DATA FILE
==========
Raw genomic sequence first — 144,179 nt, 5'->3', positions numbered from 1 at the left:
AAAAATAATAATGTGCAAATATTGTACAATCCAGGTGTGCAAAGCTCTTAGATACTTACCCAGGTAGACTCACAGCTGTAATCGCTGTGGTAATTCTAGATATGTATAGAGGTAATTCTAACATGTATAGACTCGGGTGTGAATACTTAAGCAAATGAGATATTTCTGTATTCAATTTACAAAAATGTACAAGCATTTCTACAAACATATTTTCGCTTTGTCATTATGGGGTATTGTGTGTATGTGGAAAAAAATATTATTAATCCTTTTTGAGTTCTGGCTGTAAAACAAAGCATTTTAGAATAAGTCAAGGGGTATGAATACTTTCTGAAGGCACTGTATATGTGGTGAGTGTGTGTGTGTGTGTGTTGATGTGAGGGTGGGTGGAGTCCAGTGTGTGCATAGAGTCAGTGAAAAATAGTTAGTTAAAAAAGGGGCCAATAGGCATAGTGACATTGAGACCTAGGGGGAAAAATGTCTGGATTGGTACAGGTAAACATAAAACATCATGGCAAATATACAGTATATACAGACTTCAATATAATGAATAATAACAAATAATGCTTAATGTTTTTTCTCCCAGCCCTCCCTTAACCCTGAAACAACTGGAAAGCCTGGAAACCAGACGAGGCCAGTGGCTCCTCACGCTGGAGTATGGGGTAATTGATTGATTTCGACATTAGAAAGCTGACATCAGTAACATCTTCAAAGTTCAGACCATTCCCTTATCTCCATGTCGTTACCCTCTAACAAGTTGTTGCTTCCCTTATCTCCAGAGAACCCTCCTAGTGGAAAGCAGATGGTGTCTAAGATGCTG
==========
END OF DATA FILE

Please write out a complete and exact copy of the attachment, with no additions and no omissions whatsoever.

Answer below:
Raw genomic sequence first — 144,179 nt, 5'->3', positions numbered from 1 at the left:
AAAAATAATAATGTGCAAATATTGTACAATCCAGGTGTGCAAAGCTCTTAGATACTTACCCAGGTAGACTCACAGCTGTAATCGCTGTGGTAATTCTAGATATGTATAGAGGTAATTCTAACATGTATAGACTCGGGTGTGAATACTTAAGCAAATGAGATATTTCTGTATTCAATTTACAAAAATGTACAAGCATTTCTACAAACATATTTTCGCTTTGTCATTATGGGGTATTGTGTGTATGTGGAAAAAAATATTATTAATCCTTTTTGAGTTCTGGCTGTAAAACAAAGCATTTTAGAATAAGTCAAGGGGTATGAATACTTTCTGAAGGCACTGTATATGTGGTGAGTGTGTGTGTGTGTGTGTTGATGTGAGGGTGGGTGGAGTCCAGTGTGTGCATAGAGTCAGTGAAAAATAGTTAGTTAAAAAAGGGGCCAATAGGCATAGTGACATTGAGACCTAGGGGGAAAAATGTCTGGATTGGTACAGGTAAACATAAAACATCATGGCAAATATACAGTATATACAGACTTCAATATAATGAATAATAACAAATAATGCTTAATGTTTTTTCTCCCAGCCCTCCCTTAACCCTGAAACAACTGGAAAGCCTGGAAACCAGACGAGGCCAGTGGCTCCTCACGCTGGAGTATGGGGTAATTGATTGATTTCGACATTAGAAAGCTGACATCAGTAACATCTTCAAAGTTCAGACCATTCCCTTATCTCCATGTCGTTACCCTCTAACAAGTTGTTGCTTCCCTTATCTCCAGAGAACCCTCCTAGTGGAAAGCAGATGGTGTCTAAGATGCTG